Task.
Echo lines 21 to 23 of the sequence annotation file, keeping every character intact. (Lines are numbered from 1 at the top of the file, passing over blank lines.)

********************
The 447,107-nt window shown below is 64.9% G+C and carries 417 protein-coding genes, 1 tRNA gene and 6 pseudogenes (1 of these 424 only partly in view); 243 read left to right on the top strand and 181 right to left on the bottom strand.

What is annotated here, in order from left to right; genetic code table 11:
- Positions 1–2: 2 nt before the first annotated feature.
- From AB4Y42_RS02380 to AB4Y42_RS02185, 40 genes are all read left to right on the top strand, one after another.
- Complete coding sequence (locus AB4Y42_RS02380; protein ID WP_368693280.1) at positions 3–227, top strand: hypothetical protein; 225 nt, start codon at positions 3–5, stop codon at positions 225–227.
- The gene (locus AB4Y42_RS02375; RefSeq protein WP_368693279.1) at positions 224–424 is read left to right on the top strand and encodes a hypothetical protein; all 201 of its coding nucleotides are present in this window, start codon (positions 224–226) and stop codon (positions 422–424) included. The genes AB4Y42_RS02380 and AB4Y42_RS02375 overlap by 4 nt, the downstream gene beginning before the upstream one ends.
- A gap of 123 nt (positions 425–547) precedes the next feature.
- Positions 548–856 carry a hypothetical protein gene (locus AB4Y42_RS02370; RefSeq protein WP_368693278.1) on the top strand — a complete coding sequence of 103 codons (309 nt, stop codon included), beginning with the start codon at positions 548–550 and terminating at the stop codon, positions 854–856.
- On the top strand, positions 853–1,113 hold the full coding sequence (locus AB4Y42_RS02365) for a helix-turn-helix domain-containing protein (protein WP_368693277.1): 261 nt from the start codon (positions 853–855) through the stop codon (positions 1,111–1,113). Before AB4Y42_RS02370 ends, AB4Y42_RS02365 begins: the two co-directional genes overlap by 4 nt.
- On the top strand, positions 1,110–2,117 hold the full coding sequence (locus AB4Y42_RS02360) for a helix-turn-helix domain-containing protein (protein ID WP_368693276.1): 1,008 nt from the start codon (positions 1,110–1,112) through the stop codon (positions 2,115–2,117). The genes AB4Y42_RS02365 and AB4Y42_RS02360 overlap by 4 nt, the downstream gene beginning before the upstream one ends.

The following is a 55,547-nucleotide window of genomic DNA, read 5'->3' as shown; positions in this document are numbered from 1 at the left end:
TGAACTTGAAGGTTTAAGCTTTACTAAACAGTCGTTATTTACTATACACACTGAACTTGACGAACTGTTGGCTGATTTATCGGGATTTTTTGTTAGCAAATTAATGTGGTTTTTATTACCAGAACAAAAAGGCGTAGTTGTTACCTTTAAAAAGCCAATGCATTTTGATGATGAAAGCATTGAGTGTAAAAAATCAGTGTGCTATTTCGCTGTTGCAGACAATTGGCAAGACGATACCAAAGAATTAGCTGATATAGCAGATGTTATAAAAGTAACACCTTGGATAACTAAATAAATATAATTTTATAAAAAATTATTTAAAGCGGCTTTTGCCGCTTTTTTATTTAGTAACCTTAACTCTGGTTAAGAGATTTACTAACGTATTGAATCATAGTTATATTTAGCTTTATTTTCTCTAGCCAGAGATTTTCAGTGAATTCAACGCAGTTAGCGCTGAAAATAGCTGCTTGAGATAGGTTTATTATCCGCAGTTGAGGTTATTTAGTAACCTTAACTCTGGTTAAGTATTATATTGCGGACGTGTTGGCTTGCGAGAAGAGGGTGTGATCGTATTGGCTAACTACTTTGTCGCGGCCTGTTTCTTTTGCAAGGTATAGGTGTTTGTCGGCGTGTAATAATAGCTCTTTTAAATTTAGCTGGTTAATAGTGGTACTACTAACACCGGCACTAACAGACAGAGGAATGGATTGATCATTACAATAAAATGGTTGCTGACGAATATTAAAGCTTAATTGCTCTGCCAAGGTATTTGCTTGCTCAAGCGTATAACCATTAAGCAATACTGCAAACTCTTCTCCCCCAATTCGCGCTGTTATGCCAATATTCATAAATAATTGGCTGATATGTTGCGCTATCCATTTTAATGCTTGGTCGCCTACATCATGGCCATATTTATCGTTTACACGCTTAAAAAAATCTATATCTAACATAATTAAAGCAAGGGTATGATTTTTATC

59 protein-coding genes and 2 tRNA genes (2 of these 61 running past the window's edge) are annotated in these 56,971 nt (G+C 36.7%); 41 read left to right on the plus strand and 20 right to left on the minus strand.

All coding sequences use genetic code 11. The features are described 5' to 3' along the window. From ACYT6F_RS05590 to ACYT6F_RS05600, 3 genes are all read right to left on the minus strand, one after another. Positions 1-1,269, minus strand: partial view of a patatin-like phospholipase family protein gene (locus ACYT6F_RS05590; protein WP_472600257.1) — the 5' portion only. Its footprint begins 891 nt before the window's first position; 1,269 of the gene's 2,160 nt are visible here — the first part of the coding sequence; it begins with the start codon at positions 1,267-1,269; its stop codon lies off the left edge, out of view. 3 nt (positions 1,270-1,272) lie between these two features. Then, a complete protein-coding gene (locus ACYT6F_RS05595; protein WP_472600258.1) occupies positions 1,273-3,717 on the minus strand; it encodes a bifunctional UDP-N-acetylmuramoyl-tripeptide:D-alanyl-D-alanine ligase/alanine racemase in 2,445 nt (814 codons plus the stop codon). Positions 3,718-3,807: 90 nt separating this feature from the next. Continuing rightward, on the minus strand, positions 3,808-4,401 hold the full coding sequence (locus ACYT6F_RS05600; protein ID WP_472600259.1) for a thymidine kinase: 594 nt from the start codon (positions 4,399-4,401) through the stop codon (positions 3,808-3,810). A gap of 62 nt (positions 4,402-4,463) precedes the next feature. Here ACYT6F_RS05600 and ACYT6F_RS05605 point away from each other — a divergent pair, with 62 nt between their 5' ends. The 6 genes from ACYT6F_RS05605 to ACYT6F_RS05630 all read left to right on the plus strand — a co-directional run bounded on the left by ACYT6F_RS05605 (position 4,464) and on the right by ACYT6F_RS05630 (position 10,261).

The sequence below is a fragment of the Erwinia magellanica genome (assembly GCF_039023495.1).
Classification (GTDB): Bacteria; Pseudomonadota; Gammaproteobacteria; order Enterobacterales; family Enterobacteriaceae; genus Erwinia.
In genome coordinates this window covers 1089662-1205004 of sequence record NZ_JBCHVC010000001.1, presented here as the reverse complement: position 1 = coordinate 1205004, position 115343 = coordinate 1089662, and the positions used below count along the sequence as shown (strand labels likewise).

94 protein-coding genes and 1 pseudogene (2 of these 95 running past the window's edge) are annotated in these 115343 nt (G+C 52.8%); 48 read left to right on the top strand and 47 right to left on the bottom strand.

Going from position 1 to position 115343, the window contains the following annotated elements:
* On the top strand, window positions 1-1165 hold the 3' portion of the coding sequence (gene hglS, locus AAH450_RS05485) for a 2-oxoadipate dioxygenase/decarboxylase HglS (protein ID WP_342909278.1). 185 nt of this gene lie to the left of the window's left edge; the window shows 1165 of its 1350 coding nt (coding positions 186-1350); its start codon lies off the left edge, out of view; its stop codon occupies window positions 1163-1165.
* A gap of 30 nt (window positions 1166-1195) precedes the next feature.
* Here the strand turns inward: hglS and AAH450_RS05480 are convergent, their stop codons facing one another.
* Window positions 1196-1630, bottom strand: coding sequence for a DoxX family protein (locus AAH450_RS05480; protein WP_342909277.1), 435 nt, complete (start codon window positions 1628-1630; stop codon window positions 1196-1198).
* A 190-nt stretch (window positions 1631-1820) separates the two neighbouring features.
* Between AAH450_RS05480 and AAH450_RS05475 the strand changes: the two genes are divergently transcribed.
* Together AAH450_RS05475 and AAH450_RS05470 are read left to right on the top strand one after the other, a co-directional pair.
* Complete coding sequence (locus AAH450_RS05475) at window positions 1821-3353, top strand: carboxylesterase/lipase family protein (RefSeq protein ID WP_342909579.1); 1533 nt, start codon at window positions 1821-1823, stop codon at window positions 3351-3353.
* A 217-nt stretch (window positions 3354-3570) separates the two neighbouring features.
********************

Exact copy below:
* A gap of 30 nt (window positions 1166-1195) precedes the next feature.
* Here the strand turns inward: hglS and AAH450_RS05480 are convergent, their stop codons facing one another.
* Window positions 1196-1630, bottom strand: coding sequence for a DoxX family protein (locus AAH450_RS05480; protein WP_342909277.1), 435 nt, complete (start codon window positions 1628-1630; stop codon window positions 1196-1198).